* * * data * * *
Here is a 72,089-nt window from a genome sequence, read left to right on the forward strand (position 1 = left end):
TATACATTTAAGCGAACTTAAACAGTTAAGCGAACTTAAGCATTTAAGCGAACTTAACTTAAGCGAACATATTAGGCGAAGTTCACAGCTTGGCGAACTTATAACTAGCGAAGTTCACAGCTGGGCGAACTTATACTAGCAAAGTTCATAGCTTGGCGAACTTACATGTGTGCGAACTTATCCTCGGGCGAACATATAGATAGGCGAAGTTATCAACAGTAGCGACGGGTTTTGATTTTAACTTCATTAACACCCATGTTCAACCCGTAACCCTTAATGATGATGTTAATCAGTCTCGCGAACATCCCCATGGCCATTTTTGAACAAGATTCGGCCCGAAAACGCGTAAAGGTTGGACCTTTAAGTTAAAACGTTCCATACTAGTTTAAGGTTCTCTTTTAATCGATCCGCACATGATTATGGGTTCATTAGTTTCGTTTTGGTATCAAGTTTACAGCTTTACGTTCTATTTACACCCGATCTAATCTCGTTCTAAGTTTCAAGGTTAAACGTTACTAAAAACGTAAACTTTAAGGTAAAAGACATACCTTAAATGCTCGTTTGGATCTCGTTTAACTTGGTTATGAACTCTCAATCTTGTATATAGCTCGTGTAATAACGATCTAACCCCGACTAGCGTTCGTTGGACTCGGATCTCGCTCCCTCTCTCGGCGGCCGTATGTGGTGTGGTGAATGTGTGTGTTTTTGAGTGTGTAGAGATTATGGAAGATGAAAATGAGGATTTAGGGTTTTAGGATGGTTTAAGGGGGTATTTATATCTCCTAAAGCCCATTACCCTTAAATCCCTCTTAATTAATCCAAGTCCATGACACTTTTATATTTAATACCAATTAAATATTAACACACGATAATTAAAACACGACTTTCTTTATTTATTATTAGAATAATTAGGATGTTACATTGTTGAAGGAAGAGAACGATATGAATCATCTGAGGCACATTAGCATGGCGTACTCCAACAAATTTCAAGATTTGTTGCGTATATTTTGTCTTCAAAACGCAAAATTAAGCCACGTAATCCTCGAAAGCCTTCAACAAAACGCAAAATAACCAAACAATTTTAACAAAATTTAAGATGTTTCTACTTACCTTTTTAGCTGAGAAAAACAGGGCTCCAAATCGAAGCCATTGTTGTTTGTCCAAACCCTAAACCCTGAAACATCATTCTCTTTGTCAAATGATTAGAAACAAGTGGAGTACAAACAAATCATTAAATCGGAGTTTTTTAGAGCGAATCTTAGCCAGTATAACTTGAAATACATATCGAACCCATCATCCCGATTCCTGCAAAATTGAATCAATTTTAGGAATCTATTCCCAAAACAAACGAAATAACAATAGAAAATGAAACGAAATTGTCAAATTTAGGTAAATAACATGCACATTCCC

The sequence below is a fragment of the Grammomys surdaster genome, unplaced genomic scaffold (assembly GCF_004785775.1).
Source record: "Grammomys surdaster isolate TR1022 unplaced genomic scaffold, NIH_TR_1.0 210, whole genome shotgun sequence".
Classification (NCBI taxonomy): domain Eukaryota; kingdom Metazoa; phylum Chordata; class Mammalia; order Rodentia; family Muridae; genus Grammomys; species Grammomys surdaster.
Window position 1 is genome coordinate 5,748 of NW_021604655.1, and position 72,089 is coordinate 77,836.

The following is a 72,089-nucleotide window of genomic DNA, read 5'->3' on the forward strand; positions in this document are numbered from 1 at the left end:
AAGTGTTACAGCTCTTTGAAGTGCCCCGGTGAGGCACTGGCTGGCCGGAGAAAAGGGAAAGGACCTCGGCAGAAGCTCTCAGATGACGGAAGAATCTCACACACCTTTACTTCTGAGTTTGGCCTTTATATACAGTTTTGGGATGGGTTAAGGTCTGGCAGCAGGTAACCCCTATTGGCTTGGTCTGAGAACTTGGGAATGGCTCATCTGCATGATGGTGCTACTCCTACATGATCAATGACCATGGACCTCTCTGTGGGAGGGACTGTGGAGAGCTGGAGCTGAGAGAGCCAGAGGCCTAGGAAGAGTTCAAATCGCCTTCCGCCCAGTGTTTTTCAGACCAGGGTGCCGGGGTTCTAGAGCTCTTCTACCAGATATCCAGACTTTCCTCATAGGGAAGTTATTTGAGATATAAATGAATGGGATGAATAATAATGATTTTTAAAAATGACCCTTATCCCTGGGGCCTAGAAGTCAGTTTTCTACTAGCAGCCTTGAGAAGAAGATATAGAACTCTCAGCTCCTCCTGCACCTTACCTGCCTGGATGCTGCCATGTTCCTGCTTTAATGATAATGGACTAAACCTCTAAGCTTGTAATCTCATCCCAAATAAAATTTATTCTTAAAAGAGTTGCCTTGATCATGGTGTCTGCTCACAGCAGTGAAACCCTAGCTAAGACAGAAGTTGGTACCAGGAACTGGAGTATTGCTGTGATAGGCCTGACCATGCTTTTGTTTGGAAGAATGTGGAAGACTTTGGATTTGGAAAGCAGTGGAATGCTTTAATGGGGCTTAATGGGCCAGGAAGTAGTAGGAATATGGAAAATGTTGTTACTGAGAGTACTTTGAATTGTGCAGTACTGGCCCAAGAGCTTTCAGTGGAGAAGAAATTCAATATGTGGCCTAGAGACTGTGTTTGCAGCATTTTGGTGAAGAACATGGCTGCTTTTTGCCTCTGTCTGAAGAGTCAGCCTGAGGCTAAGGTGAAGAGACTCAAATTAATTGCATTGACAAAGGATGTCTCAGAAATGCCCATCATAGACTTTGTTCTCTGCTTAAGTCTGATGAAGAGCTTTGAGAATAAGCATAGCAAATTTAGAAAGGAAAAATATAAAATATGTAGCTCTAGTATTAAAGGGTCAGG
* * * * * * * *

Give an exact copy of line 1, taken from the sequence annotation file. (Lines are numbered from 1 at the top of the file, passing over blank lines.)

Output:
Here is a 72,089-nt window from a genome sequence, read left to right on the forward strand (position 1 = left end):